Like Consignia or Monday, hibu is a name that is just trying too hard. I know that's a very difficult thing to substantiate but there is something in these names that come from a process that is vested in focusgrouping and whiteboarding – they lack authenticity. They are artificial creations rather than really coming from a place of organisational difference. Apple as a brand name works for that organisation (or it used to) because it encapsulates the "think different" logic that was Steve Jobs' brilliance. Google works because it somehow embodies the geekiness of that organisation based on algorithms, advanced maths and technology. hibu is just trying to be cool and doesn't embody any of the attributes of that organisation.

Given their latest results are flatlining I think rebranding is very unlikely to be the knight in shining armour coming along to rescue and somehow give meaning to the company. was a smart way of attempting to link the past with the future – it had a logic and could have had a personality. hibu doesn't mean anything to anyone and because of this it is facing an uphill struggle. 

What do you think of this rebranding and renaming? Do you like the name hibu? Leave a comment below and get involved. 



What is marketing exactly? This most basic of questions was fired at me by one of my blog readers the other day who posed the question in the context the massive changes wrought by digital marketing, branding, dissatisfaction with marketing teams and directors – so what is marketing today? 

The guru of marketing Dr. Philip Kotler defines marketing as “the science and art of exploring, creating, and delivering value to satisfy the needs of a target market at a profit. Marketing identifies unfulfilled needs and desires. It defines, measures and quantifies the size of the identified market and the profit potential. It pinpoints which segments the company is capable of serving best and it designs and promotes the appropriate products and services.”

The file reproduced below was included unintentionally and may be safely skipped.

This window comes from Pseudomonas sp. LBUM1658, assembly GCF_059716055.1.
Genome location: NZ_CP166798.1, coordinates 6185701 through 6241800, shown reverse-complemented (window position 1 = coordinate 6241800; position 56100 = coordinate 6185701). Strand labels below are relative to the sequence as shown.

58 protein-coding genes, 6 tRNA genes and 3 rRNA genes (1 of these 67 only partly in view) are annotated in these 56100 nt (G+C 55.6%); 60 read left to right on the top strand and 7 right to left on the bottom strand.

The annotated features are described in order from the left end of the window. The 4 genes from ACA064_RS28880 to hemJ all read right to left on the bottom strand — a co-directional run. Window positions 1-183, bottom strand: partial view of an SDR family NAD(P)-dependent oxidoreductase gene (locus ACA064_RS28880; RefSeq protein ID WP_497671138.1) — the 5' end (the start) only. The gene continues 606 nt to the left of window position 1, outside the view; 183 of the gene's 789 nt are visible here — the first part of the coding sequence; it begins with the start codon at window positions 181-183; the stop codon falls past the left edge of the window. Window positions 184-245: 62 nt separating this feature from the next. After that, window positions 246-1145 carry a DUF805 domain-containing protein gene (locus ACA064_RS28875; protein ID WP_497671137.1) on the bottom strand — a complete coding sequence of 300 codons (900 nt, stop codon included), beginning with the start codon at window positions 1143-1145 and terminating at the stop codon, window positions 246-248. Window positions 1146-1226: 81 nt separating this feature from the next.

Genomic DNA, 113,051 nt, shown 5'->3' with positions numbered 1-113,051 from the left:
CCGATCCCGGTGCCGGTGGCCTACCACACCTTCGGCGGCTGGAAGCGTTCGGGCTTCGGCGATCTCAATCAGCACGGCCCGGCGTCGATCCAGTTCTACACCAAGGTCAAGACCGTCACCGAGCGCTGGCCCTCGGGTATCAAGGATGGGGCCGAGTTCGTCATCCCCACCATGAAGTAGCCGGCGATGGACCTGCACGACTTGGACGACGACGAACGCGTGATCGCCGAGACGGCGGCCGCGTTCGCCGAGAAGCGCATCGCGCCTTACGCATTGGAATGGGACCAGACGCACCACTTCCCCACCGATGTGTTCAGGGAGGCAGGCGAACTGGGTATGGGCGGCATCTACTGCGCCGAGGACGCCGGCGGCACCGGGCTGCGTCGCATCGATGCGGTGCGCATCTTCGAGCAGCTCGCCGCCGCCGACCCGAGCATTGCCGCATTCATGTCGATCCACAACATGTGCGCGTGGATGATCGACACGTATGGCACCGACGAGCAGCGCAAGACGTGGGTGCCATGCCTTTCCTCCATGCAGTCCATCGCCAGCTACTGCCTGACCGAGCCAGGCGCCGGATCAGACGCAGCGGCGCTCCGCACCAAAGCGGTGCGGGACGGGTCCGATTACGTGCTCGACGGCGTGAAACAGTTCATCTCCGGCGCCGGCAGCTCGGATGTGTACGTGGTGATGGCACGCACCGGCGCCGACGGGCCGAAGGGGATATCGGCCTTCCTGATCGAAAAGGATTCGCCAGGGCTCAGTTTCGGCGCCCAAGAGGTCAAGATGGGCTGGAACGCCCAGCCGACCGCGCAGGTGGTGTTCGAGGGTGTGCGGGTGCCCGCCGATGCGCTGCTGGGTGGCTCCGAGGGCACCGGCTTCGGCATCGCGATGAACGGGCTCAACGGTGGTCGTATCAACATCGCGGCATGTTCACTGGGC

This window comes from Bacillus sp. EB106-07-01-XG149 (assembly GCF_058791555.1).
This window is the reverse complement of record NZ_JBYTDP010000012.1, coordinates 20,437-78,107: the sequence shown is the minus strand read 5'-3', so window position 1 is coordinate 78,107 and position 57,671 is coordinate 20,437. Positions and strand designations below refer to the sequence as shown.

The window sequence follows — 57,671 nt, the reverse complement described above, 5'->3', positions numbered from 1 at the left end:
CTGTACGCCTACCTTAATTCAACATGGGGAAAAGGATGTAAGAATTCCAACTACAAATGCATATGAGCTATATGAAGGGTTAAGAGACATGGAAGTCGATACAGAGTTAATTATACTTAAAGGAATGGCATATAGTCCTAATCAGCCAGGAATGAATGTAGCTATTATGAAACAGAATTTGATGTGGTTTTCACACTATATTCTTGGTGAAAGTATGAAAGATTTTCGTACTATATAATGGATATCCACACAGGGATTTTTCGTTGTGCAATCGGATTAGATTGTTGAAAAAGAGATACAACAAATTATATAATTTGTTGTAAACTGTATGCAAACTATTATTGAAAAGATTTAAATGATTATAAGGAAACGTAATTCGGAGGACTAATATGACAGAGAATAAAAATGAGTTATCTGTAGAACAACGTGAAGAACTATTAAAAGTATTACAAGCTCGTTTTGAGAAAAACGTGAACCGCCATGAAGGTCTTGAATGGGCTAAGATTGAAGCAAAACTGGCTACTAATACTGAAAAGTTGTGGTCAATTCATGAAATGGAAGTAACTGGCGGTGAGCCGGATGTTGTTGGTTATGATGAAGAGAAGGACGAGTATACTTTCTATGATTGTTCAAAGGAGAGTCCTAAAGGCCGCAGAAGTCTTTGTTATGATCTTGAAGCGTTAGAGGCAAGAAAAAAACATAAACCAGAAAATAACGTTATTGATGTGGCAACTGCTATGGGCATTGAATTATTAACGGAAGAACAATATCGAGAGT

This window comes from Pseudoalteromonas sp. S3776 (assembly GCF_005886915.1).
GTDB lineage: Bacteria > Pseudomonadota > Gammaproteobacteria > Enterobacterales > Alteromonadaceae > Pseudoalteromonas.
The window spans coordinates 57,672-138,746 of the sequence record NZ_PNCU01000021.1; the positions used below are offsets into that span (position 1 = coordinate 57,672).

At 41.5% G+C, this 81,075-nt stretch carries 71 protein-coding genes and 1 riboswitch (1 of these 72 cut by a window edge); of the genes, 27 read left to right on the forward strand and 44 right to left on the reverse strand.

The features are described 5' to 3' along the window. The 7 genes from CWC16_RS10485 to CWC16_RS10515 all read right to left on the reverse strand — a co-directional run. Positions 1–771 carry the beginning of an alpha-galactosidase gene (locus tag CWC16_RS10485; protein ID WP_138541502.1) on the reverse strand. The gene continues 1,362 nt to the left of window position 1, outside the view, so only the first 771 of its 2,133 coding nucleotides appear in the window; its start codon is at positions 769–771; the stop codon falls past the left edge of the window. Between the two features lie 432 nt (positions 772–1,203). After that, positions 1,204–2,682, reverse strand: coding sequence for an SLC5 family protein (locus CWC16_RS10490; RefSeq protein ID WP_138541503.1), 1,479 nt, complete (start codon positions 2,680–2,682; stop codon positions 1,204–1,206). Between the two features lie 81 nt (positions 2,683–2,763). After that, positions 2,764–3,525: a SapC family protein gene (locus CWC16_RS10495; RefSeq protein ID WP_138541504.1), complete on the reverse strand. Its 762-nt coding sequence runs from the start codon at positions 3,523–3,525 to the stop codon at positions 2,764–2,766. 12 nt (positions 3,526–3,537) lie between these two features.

This is a fine definition of marketing. For more definitions check this out.

But despite this there is no doubt that answering the question "what is marketing?" is more confusing today than ever before. Suddenly marketers can be responsible for a diverse set of functions from core marketing, sales, social media, brand, customer experience, advertising, proposition and product management. But what is at our core and still relevant today as we define marketing and it's role?

From Marketing Management to Guerrilla Marketing to All Marketers are Liars whatever text you read there is always commonality in answering the question of what is marketing for me I boil it down to: 

What is marketing? Great marketing makes the connection between something somebody wants / needs and a product or service – and it does this profitably. 

what is marketing

Let's break this answer to the "what is marketing' question a little further: 

The Need or Want:

marketing owns uniquely the understanding of customer needs and desires

The Product or the Service:

marketing should contribute significantly to the development of the product and the offer to the customer that will tap into the need or desire

Make the connection between need/want and the product/service:

marketing by owning the communication of the product or service owns uniquely the process of mentally joining the dots for the consumer from want or need to the particular product or service